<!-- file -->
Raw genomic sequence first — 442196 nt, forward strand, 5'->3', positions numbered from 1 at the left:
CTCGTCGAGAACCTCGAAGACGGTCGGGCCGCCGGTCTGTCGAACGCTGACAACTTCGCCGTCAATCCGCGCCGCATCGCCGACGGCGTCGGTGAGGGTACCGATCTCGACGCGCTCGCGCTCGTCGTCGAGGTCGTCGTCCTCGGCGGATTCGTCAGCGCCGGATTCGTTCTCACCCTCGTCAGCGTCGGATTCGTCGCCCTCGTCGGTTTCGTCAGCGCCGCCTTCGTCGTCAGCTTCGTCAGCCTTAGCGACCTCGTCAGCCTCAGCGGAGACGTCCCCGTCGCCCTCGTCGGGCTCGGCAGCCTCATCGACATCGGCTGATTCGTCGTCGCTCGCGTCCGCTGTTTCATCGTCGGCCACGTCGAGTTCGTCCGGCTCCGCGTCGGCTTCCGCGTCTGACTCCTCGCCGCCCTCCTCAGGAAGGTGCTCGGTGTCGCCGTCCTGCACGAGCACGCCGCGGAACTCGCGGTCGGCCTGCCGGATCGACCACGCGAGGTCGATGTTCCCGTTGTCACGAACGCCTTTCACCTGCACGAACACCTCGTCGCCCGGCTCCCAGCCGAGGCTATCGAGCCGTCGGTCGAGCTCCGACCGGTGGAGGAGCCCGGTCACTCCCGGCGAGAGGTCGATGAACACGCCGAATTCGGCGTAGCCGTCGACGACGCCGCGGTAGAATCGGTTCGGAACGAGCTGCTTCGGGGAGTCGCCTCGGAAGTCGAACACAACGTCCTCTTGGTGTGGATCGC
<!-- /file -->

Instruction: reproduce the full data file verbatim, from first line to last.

Raw genomic sequence first — 442196 nt, forward strand, 5'->3', positions numbered from 1 at the left:
CTCGTCGAGAACCTCGAAGACGGTCGGGCCGCCGGTCTGTCGAACGCTGACAACTTCGCCGTCAATCCGCGCCGCATCGCCGACGGCGTCGGTGAGGGTACCGATCTCGACGCGCTCGCGCTCGTCGTCGAGGTCGTCGTCCTCGGCGGATTCGTCAGCGCCGGATTCGTTCTCACCCTCGTCAGCGTCGGATTCGTCGCCCTCGTCGGTTTCGTCAGCGCCGCCTTCGTCGTCAGCTTCGTCAGCCTTAGCGACCTCGTCAGCCTCAGCGGAGACGTCCCCGTCGCCCTCGTCGGGCTCGGCAGCCTCATCGACATCGGCTGATTCGTCGTCGCTCGCGTCCGCTGTTTCATCGTCGGCCACGTCGAGTTCGTCCGGCTCCGCGTCGGCTTCCGCGTCTGACTCCTCGCCGCCCTCCTCAGGAAGGTGCTCGGTGTCGCCGTCCTGCACGAGCACGCCGCGGAACTCGCGGTCGGCCTGCCGGATCGACCACGCGAGGTCGATGTTCCCGTTGTCACGAACGCCTTTCACCTGCACGAACACCTCGTCGCCCGGCTCCCAGCCGAGGCTATCGAGCCGTCGGTCGAGCTCCGACCGGTGGAGGAGCCCGGTCACTCCCGGCGAGAGGTCGATGAACACGCCGAATTCGGCGTAGCCGTCGACGACGCCGCGGTAGAATCGGTTCGGAACGAGCTGCTTCGGGGAGTCGCCTCGGAAGTCGAACACAACGTCCTCTTGGTGTGGATCGC